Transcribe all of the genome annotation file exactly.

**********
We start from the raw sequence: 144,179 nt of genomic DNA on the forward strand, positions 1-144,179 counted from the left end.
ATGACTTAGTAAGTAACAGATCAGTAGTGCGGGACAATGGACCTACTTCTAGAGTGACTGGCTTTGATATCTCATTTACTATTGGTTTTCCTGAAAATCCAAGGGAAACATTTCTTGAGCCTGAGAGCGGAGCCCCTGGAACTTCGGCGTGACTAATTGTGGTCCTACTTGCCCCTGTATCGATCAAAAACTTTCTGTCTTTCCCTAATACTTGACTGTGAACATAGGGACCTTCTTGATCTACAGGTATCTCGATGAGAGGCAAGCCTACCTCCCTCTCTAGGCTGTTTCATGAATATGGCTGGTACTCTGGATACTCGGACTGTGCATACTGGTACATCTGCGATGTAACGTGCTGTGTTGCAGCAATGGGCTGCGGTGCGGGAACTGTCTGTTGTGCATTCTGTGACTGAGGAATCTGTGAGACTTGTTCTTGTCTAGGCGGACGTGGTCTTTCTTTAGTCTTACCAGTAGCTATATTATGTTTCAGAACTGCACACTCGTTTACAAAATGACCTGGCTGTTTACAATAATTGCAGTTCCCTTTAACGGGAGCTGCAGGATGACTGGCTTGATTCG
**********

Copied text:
We start from the raw sequence: 144,179 nt of genomic DNA on the forward strand, positions 1-144,179 counted from the left end.
ATGACTTAGTAAGTAACAGATCAGTAGTGCGGGACAATGGACCTACTTCTAGAGTGACTGGCTTTGATATCTCATTTACTATTGGTTTTCCTGAAAATCCAAGGGAAACATTTCTTGAGCCTGAGAGCGGAGCCCCTGGAACTTCGGCGTGACTAATTGTGGTCCTACTTGCCCCTGTATCGATCAAAAACTTTCTGTCTTTCCCTAATACTTGACTGTGAACATAGGGACCTTCTTGATCTACAGGTATCTCGATGAGAGGCAAGCCTACCTCCCTCTCTAGGCTGTTTCATGAATATGGCTGGTACTCTGGATACTCGGACTGTGCATACTGGTACATCTGCGATGTAACGTGCTGTGTTGCAGCAATGGGCTGCGGTGCGGGAACTGTCTGTTGTGCATTCTGTGACTGAGGAATCTGTGAGACTTGTTCTTGTCTAGGCGGACGTGGTCTTTCTTTAGTCTTACCAGTAGCTATATTATGTTTCAGAACTGCACACTCGTTTACAAAATGACCTGGCTGTTTACAATAATTGCAGTTCCCTTTAACGGGAGCTGCAGGATGACTGGCTTGATTCG